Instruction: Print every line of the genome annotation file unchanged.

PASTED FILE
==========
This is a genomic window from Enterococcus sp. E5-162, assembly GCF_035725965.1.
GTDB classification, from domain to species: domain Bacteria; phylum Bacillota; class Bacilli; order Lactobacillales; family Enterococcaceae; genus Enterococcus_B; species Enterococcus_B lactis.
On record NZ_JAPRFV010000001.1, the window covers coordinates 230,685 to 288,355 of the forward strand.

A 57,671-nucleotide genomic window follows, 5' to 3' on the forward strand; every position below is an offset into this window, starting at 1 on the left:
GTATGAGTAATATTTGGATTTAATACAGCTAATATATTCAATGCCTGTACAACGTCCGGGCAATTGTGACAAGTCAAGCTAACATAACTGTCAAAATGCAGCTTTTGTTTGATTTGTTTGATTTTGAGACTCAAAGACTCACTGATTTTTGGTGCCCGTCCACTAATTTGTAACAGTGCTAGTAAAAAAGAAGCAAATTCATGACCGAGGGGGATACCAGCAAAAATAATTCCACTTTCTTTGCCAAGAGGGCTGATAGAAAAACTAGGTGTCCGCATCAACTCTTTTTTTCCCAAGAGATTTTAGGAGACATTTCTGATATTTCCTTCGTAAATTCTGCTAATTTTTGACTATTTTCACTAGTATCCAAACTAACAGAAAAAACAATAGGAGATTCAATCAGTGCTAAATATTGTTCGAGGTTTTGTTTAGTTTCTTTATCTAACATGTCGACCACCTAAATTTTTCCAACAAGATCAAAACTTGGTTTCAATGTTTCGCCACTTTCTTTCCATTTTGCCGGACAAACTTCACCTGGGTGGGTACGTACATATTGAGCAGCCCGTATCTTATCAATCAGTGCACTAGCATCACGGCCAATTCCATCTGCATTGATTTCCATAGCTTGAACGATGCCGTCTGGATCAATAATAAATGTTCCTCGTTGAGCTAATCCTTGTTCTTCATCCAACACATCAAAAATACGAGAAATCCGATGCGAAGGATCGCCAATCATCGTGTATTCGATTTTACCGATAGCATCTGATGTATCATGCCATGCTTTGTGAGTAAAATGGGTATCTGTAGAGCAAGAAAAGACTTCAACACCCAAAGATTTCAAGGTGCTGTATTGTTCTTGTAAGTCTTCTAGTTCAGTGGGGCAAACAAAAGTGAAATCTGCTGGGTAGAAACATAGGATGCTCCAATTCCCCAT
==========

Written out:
This is a genomic window from Enterococcus sp. E5-162, assembly GCF_035725965.1.
GTDB classification, from domain to species: domain Bacteria; phylum Bacillota; class Bacilli; order Lactobacillales; family Enterococcaceae; genus Enterococcus_B; species Enterococcus_B lactis.
On record NZ_JAPRFV010000001.1, the window covers coordinates 230,685 to 288,355 of the forward strand.

A 57,671-nucleotide genomic window follows, 5' to 3' on the forward strand; every position below is an offset into this window, starting at 1 on the left:
GTATGAGTAATATTTGGATTTAATACAGCTAATATATTCAATGCCTGTACAACGTCCGGGCAATTGTGACAAGTCAAGCTAACATAACTGTCAAAATGCAGCTTTTGTTTGATTTGTTTGATTTTGAGACTCAAAGACTCACTGATTTTTGGTGCCCGTCCACTAATTTGTAACAGTGCTAGTAAAAAAGAAGCAAATTCATGACCGAGGGGGATACCAGCAAAAATAATTCCACTTTCTTTGCCAAGAGGGCTGATAGAAAAACTAGGTGTCCGCATCAACTCTTTTTTTCCCAAGAGATTTTAGGAGACATTTCTGATATTTCCTTCGTAAATTCTGCTAATTTTTGACTATTTTCACTAGTATCCAAACTAACAGAAAAAACAATAGGAGATTCAATCAGTGCTAAATATTGTTCGAGGTTTTGTTTAGTTTCTTTATCTAACATGTCGACCACCTAAATTTTTCCAACAAGATCAAAACTTGGTTTCAATGTTTCGCCACTTTCTTTCCATTTTGCCGGACAAACTTCACCTGGGTGGGTACGTACATATTGAGCAGCCCGTATCTTATCAATCAGTGCACTAGCATCACGGCCAATTCCATCTGCATTGATTTCCATAGCTTGAACGATGCCGTCTGGATCAATAATAAATGTTCCTCGTTGAGCTAATCCTTGTTCTTCATCCAACACATCAAAAATACGAGAAATCCGATGCGAAGGATCGCCAATCATCGTGTATTCGATTTTACCGATAGCATCTGATGTATCATGCCATGCTTTGTGAGTAAAATGGGTATCTGTAGAGCAAGAAAAGACTTCAACACCCAAAGATTTCAAGGTGCTGTATTGTTCTTGTAAGTCTTCTAGTTCAGTGGGGCAAACAAAAGTGAAATCTGCTGGGTAGAAACATAGGATGCTCCAATTCCCCAT